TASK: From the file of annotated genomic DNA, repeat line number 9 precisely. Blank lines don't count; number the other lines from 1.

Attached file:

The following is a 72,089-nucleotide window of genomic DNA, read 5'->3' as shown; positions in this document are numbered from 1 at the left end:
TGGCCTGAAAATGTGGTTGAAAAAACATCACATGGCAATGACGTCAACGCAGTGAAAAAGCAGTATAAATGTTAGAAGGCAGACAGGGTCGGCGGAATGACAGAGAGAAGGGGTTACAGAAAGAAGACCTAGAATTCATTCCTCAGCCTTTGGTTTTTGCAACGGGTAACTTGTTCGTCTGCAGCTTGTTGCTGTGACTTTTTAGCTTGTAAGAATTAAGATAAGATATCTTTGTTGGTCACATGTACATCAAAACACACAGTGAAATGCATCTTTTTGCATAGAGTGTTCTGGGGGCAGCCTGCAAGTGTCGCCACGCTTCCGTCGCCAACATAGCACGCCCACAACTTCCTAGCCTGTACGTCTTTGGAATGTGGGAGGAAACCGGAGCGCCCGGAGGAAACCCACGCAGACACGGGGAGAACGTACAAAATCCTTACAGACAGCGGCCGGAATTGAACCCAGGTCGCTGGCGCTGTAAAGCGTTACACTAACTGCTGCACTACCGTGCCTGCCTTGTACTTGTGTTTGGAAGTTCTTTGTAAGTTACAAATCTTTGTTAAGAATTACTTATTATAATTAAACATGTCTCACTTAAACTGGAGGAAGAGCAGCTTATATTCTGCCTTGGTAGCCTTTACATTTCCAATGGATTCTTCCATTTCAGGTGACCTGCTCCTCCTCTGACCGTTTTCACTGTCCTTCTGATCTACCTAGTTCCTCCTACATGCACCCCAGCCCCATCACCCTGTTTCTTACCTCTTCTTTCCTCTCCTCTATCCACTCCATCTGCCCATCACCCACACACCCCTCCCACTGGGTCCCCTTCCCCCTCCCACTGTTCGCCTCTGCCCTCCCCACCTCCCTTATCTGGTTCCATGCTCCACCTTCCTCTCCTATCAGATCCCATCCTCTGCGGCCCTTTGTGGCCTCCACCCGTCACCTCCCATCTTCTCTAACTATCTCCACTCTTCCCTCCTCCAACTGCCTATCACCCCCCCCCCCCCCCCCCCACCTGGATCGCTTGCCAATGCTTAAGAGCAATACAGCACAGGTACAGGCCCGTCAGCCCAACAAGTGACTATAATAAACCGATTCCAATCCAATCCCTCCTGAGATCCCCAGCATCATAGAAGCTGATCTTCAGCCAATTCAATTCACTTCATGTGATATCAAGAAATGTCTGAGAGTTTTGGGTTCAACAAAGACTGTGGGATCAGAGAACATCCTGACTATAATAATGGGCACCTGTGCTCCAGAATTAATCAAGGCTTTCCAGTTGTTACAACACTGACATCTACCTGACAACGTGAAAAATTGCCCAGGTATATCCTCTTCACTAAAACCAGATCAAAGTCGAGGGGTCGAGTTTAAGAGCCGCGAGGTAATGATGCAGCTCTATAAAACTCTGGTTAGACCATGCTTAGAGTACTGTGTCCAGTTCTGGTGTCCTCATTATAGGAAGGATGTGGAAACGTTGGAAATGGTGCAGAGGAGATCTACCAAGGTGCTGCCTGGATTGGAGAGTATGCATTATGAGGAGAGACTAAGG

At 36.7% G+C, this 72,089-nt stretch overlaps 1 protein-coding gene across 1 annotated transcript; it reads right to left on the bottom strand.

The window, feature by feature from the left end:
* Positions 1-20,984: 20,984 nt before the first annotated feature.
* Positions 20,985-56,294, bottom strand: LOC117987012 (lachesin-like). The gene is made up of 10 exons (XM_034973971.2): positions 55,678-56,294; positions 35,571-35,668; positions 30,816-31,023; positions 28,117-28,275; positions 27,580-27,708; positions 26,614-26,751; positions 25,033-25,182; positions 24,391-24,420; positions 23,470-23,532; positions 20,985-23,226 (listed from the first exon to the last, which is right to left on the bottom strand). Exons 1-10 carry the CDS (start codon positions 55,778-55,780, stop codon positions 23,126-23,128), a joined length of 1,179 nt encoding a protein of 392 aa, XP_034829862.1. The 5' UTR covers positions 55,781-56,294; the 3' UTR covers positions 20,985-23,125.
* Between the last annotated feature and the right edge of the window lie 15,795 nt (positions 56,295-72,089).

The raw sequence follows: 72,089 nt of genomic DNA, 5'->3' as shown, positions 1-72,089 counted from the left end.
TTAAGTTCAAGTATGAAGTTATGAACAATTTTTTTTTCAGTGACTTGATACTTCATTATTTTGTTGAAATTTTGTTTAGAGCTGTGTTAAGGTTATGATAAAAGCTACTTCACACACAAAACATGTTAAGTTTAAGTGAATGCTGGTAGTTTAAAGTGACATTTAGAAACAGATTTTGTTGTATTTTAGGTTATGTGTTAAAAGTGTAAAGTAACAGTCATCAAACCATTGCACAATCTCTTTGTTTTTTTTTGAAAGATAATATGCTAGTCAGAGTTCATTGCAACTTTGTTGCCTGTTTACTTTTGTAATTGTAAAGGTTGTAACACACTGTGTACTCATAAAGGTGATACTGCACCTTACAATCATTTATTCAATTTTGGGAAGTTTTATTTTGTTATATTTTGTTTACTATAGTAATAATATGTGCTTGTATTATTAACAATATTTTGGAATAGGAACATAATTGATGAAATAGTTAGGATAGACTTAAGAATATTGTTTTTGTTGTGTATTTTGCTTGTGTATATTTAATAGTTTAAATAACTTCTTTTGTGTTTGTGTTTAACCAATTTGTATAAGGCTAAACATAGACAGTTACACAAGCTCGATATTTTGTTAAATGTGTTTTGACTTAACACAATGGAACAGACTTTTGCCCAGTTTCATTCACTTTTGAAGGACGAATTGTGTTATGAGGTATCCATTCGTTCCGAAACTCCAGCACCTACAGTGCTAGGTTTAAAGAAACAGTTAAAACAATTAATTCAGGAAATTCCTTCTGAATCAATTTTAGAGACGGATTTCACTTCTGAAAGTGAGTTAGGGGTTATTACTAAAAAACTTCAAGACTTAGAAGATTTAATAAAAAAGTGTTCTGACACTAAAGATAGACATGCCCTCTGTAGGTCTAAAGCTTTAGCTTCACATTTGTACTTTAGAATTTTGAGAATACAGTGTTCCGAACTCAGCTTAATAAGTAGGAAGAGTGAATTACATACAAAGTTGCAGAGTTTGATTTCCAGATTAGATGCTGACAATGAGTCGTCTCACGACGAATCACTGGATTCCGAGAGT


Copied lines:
TTAAGTTCAAGTATGAAGTTATGAACAATTTTTTTTTCAGTGACTTGATACTTCATTATTTTGTTGAAATTTTGTTTAGAGCTGTGTTAAGGTTATGATAAAAGCTACTTCACACACAAAACATGTTAAGTTTAAGTGAATGCTGGTAGTTTAAAGTGACATTTAGAAACAGATTTTGTTGTATTTTAGGTTATGTGTTAAAAGTGTAAAGTAACAGTCATCAAACCATTGCACAATCTCTTTGTTTTTTTTTGAAAGATAATATGCTAGTCAGAGTTCATTGCAACTTTGTTGCCTGTTTACTTTTGTAATTGTAAAGGTTGTAACACACTGTGTACTCATAAAGGTGATACTGCACCTTACAATCATTTATTCAATTTTGGGAAGTTTTATTTTGTTATATTTTGTTTACTATAGTAATAATATGTGCTTGTATTATTAACAATATTTTGGAATAGGAACATAATTGATGAAATAGTTAGGATAGACTTAAGAATATTGTTTTTGTTGTGTATTTTGCTTGTGTATATTTAATAGTTTAAATAACTTCTTTTGTGTTTGTGTTTAACCAATTTGTATAAGGCTAAACATAGACAGTTACACAAGCTCGATATTTTGTTAAATGTGTTTTGACTTAACACAATGGAACAGACTTTTGCCCAGTTTCATTCACTTTTGAAGGACGAATTGTGTTATGAGGTATCCATTCGTTCCGAAACTCCAGCACCTACAGTGCTAGGTTTAAAGAAACAGTTAAAACAATTAATTCAGGAAATTCCTTCTGAATCAATTTTAGAGACGGATTTCACTTCTGAAAGTGAGTTAGGGGTTATTACTAAAAAACTTCAAGACTTAGAAGATTTAATAAAAAAGTGTTCTGACACTAAAGATAGACATGCCCTCTGTAGGTCTAAAGCTTTAGCTTCACATTTGTACTTTAGAATTTTGAGAATACAGTGTTCCGAACTCAGCTTAATAAGTAGGAAGAGTGAATTACATACAAAGTTGCAGAGTTTGATTTCCAGATTAGATGCTGACAATGAGTCGTCTCACGACGAATCACTGGATTCCGAGAGT